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The People v. Kenneth Jerome Ray

August 16, 2012

THE PEOPLE, PLAINTIFF AND RESPONDENT,
v.
KENNETH JEROME RAY, DEFENDANT AND APPELLANT.



(Super. Ct. No. CM030757)

The opinion of the court was delivered by: Nicholson , Acting P. J.

P. v. Ray CA3

NOT TO BE PUBLISHED

California Rules of Court, rule 8.1115(a), prohibits courts and parties from citing or relying on opinions not certified for publication or ordered published, except as specified by rule 8.1115(b). This opinion has not been certified for publication or ordered published for purposes of rule 8.1115.

A jury convicted defendant Kenneth Jerome Ray of infliction of corporal injury on a cohabitant (Pen. Code, § 273.5, subd. (a); count 1). The jury acquitted him of a second count of the same offense occurring on another date as well as all lesser offenses. In bifurcated proceedings, the court found two strike priors and two prior prison term allegations to be true.

Sentenced to state prison for 26 years to life, defendant appeals. He contends (1) the trial court's instruction on prior uncharged domestic violence violated his right to due process, (2) the trial court erred in admitting certain evidence in rebuttal and should have declared a mistrial, and, to the extent the issue is forfeited, counsel rendered ineffective assistance, and (3) the trial court erred in admitting evidence of text messages sent by defendant to the victim. We affirm the judgment.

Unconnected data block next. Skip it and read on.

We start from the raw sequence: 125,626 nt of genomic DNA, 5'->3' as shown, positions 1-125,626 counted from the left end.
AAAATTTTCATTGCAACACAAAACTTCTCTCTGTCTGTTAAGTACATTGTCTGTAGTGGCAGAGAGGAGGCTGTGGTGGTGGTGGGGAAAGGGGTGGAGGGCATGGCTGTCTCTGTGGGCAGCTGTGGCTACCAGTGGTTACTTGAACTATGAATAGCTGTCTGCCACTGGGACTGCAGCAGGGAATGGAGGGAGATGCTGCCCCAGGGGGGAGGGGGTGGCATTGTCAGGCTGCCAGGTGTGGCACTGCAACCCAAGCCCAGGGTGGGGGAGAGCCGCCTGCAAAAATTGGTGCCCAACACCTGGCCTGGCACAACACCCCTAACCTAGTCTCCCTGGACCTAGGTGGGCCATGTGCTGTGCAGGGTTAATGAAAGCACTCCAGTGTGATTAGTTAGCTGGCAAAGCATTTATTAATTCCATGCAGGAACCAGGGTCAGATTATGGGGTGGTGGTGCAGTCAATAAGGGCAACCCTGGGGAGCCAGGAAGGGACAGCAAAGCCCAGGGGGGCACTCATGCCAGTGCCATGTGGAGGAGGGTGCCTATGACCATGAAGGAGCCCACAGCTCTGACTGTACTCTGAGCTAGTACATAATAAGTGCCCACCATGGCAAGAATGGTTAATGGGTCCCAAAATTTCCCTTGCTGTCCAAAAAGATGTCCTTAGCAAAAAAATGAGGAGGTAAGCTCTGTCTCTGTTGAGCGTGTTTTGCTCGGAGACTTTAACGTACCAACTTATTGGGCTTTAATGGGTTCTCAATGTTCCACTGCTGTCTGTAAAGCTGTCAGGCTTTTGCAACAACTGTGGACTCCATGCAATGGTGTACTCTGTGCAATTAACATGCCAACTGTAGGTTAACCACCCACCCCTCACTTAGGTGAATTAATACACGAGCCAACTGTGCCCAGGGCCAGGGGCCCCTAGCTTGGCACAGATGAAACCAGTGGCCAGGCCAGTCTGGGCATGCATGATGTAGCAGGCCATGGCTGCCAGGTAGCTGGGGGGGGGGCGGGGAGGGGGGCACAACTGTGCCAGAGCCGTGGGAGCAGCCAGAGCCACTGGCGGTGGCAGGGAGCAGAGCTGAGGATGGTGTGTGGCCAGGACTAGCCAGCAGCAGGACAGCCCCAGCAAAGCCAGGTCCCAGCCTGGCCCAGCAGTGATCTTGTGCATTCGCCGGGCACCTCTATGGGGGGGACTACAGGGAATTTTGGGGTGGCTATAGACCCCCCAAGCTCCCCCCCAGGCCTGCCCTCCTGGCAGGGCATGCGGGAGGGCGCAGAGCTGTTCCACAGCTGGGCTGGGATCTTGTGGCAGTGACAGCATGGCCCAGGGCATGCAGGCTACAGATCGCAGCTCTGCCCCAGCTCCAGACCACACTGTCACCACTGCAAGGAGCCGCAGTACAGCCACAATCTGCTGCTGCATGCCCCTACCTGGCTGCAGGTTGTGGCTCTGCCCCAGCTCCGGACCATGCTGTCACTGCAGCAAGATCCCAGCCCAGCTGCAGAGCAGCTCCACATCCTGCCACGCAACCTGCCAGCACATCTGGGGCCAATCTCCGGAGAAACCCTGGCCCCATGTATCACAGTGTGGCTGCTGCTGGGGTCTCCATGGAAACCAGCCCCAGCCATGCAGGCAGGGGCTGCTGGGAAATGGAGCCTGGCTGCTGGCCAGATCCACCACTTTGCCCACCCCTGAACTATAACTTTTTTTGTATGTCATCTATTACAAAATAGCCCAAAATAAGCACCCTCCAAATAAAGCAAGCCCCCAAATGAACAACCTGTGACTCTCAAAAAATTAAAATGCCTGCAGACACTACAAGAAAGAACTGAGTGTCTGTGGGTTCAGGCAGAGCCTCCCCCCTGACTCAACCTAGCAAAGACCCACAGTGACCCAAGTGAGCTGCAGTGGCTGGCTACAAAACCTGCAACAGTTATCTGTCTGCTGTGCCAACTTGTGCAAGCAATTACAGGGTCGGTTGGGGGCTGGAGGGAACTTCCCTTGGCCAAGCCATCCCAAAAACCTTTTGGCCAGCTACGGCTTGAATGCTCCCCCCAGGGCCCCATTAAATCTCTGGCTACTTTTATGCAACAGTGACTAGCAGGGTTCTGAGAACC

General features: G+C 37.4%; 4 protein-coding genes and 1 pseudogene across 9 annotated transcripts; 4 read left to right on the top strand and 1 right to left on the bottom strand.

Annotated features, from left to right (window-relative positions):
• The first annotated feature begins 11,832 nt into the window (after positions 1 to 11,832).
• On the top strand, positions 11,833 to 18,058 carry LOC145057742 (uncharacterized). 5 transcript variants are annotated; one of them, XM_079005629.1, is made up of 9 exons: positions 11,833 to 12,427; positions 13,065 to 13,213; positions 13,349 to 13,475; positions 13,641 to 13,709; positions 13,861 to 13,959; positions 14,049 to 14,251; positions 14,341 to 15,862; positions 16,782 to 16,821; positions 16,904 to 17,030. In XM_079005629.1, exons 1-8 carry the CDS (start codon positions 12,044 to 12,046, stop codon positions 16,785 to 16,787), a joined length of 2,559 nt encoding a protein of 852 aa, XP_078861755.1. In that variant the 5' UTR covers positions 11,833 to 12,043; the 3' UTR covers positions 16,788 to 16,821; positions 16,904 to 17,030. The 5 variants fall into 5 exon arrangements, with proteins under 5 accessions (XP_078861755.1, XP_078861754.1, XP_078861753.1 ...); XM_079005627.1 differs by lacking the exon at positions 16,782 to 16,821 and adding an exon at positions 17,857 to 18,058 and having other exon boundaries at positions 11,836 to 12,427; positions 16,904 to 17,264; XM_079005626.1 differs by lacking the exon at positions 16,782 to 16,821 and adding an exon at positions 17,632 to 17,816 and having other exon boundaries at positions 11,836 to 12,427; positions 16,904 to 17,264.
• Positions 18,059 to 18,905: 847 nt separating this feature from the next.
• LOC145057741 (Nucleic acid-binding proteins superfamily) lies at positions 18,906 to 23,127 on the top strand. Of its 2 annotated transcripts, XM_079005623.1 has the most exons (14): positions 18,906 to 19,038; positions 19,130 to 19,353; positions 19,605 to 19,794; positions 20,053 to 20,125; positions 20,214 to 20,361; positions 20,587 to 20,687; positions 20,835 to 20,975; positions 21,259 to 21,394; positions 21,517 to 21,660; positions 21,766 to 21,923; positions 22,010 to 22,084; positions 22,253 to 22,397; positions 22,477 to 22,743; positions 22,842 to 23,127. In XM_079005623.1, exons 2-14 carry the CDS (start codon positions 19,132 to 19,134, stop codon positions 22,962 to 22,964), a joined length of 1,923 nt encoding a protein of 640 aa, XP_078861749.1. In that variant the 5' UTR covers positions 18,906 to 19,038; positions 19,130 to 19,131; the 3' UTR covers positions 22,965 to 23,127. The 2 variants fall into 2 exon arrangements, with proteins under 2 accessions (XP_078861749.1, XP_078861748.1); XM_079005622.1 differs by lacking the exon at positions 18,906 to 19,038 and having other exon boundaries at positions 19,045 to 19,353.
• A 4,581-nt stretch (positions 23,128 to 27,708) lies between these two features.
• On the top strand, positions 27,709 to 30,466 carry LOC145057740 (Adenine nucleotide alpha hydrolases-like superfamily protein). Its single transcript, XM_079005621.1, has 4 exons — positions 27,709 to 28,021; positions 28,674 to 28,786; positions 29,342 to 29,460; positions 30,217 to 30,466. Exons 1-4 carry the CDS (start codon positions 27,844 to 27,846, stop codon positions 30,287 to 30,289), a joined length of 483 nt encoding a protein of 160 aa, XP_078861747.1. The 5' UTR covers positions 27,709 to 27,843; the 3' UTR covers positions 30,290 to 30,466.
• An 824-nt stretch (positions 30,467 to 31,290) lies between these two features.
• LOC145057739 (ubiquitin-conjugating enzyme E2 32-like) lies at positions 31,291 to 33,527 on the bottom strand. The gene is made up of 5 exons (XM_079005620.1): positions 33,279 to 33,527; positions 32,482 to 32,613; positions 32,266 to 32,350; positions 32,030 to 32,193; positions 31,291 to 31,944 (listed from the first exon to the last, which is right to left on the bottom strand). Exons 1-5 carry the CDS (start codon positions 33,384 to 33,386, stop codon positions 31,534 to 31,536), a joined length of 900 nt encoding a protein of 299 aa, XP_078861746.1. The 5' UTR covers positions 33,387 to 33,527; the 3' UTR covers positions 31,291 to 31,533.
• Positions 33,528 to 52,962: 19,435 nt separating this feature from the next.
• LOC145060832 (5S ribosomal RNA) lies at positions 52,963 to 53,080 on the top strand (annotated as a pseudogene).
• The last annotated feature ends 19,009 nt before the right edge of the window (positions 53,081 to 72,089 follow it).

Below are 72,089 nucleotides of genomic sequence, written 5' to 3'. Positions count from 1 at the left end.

FACTS

The victim met defendant on May 19, 2006, and within a month, defendant was living with the victim and her son. On April 2, 2007, the victim and defendant argued. Defendant wanted the victim to drive him to his brother's house. After she pulled the car out of the driveway, defendant took the keys out of her hand and threw her mailbox at the windshield of her car, causing no damage. He then took the keys and her mailbox with the mail in it and ran down the street. She cried for help, but did not call the police because defendant had threatened her and her family. Karen Duval heard the victim and called 911. Upon arrival, the police saw defendant walking away from the residence. The victim was upset and told the police that she wanted defendant to leave but she did not tell the police what had happened. The victim did tell her friend, Jill Burns.

On February 13, 2008, during an argument, defendant pushed the victim and she fell on the driveway, breaking her wrist. Defendant yelled, "Get up, fat bitch." She cried in pain. They continued the argument in the house. Defendant pushed her again and she hurt her back. She did not call the police, fearing defendant.

On February 14, 2008, the victim told a doctor in defendant's presence that she broke her wrist when she slipped and fell on tile around the swimming pool. She wore a hard cast and then a wrist brace and was unable to work for approximately three months. The victim did not tell Burns because she would tell the victim's family who would in turn report it to the police. The victim's mother was married to a former sheriff's department employee.